14 © A. H. Levis INCOSE L CREATE THE ACTIVITY MODEL (OV-5) External System Diagram can be used to capture the interactions of the system with the externalities as described in the Operational Concept Helps define the Context Diagram (A-0) Operate FastPass System A0 Authorization_Transaction FastPass_Device Selection Display Receipt Purpose: To describe the operations of the Speed Pass System View Point: System Architect Perform Driver Activities A-01 Provide Financial Services A-02 Financial_Transaction Bank_Transaction

15 © A. H. Levis INCOSE L CONTEXT DIAGRAM Easily derived if the External System Diagram is used

16 © A. H. Levis INCOSE L A0 DIAGRAM Matches the Functional Decomposition

17 © A. H. Levis INCOSE L A1 DIAGRAM - VALIDATE ACCOUNTS

18 © A. H. Levis INCOSE L A2 DIAGRAM – OPERATE PUMP Authorization_Transaction Selection Display Dispensed _Gas_Data Receive Authorization A21 Dispense Gas A22 Compute Cost of Sale A23 Authorization_Transaction Dispensed_Gas_Data on, grade, gallons "off", grade, gallons Gas_Pricing

19 © A. H. Levis INCOSE L A3 DIAGRAM – PREPARE BILLING

20 © A. H. Levis INCOSE L LOGICAL DATA MODEL (IDEF1x) (OV-7)

21 © A. H. Levis INCOSE L OV-6a: OPERATIONAL RULE MODEL Activation Rules are created for each activity that is at the lowest level of the decomposition 1. Validate Accounts 1.1 Sense FastPass(A11)) R111: If FastPass present then FastPassID = decode(FastPass) and Display = Welcome to FastPass; 1.2 Retrieve Driver Information(A12) R121: If FastPassID = DriverInformation.FastPassID then select(DriverCreditAccount) and Display Validation Credit; 1.3 Validate Credit(A13) R131: If DriverCreditAccount present and Authorization Number present then Financial Transaction = Type = 1, Driver Credit Account, Authorization Number, false) and Authorization Number = Authorization Number + 1;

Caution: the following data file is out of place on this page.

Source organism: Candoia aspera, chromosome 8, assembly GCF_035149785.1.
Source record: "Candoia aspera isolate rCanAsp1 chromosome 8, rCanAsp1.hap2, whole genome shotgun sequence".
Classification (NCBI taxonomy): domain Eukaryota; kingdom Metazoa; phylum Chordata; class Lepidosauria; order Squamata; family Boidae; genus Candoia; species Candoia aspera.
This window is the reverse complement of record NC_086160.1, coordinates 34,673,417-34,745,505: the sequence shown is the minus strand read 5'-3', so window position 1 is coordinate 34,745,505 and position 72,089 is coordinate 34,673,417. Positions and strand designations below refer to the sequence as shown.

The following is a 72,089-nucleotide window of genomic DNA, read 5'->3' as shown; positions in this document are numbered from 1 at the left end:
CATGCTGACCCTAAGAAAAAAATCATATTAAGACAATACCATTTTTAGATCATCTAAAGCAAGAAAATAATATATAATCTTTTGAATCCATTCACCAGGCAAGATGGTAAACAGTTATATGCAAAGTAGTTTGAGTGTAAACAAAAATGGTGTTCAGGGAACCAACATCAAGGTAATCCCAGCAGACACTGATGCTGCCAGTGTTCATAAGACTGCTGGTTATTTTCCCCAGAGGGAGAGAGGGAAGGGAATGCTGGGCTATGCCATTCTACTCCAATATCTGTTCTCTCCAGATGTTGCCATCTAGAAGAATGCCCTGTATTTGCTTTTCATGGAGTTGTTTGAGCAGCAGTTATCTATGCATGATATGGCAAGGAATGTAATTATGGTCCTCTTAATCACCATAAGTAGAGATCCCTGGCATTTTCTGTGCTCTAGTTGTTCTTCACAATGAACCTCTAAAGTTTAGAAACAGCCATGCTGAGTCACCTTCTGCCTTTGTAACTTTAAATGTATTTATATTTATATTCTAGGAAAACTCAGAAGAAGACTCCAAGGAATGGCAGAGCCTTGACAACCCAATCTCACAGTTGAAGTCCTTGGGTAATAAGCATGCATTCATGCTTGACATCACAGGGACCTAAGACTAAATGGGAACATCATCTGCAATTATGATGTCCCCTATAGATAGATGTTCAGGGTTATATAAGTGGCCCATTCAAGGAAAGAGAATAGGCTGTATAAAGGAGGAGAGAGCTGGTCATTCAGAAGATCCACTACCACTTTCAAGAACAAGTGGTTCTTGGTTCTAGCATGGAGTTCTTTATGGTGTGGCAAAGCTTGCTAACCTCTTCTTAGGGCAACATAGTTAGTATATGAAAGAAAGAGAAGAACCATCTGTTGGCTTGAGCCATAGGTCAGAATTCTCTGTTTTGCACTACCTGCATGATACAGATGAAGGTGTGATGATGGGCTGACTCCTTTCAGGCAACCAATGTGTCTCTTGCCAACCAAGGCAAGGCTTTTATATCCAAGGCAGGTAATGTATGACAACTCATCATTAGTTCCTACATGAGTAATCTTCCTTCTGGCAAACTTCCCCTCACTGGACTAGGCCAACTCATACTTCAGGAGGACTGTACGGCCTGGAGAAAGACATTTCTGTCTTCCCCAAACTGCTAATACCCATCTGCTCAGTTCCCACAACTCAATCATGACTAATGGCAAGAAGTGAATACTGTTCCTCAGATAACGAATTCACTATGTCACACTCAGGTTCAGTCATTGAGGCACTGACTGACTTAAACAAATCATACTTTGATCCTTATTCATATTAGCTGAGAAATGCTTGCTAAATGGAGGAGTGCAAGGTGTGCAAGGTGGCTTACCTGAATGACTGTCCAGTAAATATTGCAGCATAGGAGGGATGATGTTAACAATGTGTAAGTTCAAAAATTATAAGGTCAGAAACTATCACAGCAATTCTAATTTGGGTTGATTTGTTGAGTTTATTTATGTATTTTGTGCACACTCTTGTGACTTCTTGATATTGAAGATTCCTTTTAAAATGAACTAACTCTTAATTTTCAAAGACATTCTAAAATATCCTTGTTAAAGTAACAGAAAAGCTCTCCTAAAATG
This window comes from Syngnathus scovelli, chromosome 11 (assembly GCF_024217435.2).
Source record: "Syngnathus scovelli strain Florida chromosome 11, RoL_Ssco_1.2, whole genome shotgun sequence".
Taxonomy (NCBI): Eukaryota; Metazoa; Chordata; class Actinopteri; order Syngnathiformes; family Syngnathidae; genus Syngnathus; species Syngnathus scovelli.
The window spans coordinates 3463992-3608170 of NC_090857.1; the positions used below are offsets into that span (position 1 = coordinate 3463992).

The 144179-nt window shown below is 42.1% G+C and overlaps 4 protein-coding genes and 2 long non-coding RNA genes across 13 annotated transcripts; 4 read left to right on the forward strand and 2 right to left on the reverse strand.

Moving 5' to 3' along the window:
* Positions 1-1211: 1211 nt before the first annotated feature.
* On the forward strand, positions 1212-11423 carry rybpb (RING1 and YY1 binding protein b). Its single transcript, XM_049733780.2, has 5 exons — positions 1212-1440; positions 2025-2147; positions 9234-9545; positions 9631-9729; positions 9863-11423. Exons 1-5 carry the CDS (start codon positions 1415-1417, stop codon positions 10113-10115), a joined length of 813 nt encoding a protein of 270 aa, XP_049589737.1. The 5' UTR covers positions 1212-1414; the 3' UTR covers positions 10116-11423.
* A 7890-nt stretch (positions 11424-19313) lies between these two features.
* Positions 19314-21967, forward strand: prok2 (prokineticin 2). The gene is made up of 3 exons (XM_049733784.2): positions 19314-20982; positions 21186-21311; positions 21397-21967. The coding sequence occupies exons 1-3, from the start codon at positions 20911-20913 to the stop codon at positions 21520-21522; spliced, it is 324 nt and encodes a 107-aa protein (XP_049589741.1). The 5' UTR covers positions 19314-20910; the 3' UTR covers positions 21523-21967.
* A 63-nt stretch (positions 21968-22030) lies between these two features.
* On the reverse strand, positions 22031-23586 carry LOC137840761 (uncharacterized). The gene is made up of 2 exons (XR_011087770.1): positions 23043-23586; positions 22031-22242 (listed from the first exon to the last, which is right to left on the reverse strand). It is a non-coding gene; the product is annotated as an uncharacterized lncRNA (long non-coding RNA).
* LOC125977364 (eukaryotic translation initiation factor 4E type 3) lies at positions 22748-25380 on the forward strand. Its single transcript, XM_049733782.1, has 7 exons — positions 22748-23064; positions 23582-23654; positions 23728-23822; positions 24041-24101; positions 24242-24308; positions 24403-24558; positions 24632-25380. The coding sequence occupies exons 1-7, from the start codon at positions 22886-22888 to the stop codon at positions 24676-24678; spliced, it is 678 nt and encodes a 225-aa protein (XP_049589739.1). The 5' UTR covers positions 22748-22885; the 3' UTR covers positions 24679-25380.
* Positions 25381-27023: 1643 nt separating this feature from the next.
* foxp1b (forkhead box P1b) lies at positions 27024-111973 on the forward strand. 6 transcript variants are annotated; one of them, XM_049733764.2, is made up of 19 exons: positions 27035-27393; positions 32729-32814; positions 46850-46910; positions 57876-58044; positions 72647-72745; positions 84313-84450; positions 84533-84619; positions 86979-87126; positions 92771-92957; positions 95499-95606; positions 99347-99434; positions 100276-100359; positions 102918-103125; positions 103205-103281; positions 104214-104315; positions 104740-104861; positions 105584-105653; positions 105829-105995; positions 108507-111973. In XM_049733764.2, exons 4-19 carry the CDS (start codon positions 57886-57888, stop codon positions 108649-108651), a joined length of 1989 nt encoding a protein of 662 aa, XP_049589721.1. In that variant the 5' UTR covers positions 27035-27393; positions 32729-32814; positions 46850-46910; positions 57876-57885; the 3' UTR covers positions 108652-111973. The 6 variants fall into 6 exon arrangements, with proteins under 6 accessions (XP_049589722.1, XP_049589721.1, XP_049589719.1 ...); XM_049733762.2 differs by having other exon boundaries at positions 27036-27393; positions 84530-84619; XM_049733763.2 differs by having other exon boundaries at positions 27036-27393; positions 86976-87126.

22 © A. H. Levis INCOSE L RULE MODEL (CONTINUED) 2. Operate Pump 2.1 Receive Authorization (A21) R211: If Authorization Transaction.approval = True Then send Authorization Number and Display = Select Grade and Start Pumping Else Display = Please See Attendant; 2.2 Dispense Gas R221: If Authorization Transaction.approval = true and Selection =on Then (DispensedGasData. id = Authorization Transaction.driver credit number DispensedGasData.Grade = Selection.Grade; DispensedGas.QuantityControl = Selection.QuantityControl ) And Display = The Grade of Gas is + DispensedGas.Grade, The dispensed Quantity of Gas is + DispensedGas.QuantityControl, When Done, Turn off Pump; 2.3 Compute Cost of Sale R231: If Selection = off and DispensedGasData present Then (DispensedGasData. id = Authorization Transaction.driver credit number DispensedGasData.Grade = Selection.Grade; DispensedGasData.QuantityControl = Selection.QuantityControl DispensedGasData.cost = If grade = 1 then QuantityControl * price_Regular Else if grade = 2 then Quantity Control * price_Midgrade Else QuantityControl * price_HiTest) And Display = Please Wait for Receipt

23 © A. H. Levis INCOSE L RULE MODEL (CONTINUED) 3. Prepare Billing 3.1 Request Charge R321: If CostOfSale > 0 And Driver-Information.Pump-id = DriverCreditAccount Then Financial Transaction = GasStationAccount + DriverCreditAccount + Cost of Sale; 3.2 Print Receipt R321: If DispenseGasData present Then Receipt = Date + Gas Station ID + Gas Station Name + Gas Station Address + + Cost of Sale; Print Receipt 3.3 Update Account R331: If Bank Transaction present Then Update GasStation Account

24 © A. H. Levis INCOSE L OPERATIONAL STATE TRANSITION DIAGRAM (OV-6b) Created for the overall system Indicates basic states of the system and the events that causes the system to change states Describes the desired behavior of the system per the Operational Concept Pump Is Idle Validating Credit Do: Retrieve Driver Information, Validate Credit Dispensing Gas Do: Dispense Gas Computing Cost of Sale Do: Compute Cost of Sale Printing Receipt Do: Print Receipt c Car arrival[FastPass Driver] /Sense FastPass Credit approved /Activate Pump Finish Fueling/ Deactivate pump Receipt printed Cost of Sales calculated Start Credit disapproved car arrival [Non FastPass Driver]